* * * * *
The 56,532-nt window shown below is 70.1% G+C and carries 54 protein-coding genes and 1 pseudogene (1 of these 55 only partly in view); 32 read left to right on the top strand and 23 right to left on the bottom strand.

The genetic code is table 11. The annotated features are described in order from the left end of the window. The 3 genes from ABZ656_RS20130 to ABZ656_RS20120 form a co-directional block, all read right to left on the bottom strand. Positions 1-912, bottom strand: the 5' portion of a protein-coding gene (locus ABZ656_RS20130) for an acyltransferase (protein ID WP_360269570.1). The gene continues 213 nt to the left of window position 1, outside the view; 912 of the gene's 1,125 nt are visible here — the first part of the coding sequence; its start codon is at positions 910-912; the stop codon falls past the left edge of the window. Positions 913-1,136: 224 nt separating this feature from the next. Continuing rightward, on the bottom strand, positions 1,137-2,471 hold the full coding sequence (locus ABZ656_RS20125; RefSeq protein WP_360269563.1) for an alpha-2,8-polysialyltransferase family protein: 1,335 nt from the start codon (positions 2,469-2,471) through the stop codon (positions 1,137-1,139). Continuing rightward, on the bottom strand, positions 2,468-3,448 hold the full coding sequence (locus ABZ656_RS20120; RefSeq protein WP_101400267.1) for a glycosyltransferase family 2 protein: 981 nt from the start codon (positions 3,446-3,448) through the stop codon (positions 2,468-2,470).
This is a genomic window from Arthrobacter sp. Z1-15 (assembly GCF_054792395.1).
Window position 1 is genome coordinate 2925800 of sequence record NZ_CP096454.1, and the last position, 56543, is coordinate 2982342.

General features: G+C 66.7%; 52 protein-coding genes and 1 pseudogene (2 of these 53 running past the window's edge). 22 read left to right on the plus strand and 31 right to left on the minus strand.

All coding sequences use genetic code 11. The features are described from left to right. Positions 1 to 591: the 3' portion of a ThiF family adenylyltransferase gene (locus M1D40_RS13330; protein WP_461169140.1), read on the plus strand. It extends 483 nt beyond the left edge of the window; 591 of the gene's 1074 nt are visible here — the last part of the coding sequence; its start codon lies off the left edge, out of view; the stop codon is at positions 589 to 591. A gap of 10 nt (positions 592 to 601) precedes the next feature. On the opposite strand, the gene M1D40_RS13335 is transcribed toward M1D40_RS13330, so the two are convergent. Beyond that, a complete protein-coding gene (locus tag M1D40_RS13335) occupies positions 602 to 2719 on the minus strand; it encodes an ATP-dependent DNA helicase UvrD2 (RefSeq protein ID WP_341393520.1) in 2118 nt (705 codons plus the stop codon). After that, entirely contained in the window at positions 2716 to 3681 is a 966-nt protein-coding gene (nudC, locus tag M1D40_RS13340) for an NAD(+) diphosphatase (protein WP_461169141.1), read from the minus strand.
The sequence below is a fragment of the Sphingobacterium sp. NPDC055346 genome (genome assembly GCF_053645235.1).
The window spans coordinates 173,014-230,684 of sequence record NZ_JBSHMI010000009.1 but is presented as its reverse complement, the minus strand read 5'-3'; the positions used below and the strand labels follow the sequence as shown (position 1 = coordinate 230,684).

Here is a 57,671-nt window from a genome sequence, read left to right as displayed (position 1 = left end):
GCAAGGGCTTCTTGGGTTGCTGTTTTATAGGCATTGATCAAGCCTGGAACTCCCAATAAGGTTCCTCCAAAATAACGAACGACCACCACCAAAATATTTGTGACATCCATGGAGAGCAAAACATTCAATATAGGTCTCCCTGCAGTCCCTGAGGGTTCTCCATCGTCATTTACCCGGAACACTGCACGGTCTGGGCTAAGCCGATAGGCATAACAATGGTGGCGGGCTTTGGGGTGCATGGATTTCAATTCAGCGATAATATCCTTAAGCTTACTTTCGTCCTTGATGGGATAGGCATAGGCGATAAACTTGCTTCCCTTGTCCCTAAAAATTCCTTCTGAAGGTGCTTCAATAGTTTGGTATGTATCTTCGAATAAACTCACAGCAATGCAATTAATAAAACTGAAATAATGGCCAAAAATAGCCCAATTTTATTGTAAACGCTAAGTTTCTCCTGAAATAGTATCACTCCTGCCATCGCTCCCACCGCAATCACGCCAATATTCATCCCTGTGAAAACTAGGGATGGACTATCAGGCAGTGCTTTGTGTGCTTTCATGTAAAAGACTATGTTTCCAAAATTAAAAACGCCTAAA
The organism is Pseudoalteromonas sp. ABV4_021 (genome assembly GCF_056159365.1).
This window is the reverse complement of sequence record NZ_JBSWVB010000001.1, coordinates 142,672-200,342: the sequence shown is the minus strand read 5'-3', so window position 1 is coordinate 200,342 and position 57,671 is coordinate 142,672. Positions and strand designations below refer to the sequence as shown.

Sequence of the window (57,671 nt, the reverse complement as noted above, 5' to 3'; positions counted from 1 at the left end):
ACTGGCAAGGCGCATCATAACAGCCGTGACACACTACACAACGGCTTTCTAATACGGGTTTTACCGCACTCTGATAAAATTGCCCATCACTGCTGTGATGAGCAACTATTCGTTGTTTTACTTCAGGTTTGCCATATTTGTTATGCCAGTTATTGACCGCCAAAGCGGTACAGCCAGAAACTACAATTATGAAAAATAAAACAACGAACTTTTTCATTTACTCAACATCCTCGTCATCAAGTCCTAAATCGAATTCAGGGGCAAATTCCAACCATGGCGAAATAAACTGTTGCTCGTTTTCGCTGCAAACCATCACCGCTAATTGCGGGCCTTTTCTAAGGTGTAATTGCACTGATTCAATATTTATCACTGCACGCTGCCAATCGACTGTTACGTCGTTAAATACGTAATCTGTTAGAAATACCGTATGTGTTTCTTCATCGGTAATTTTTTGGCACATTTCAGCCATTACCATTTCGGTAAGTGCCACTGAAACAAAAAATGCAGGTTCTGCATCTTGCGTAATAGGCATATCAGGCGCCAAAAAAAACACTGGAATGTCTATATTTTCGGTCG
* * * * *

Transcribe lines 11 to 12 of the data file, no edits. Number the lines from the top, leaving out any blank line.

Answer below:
The organism is Pseudoalteromonas sp. ABV4_021 (genome assembly GCF_056159365.1).
This window is the reverse complement of sequence record NZ_JBSWVB010000001.1, coordinates 142,672-200,342: the sequence shown is the minus strand read 5'-3', so window position 1 is coordinate 200,342 and position 57,671 is coordinate 142,672. Positions and strand designations below refer to the sequence as shown.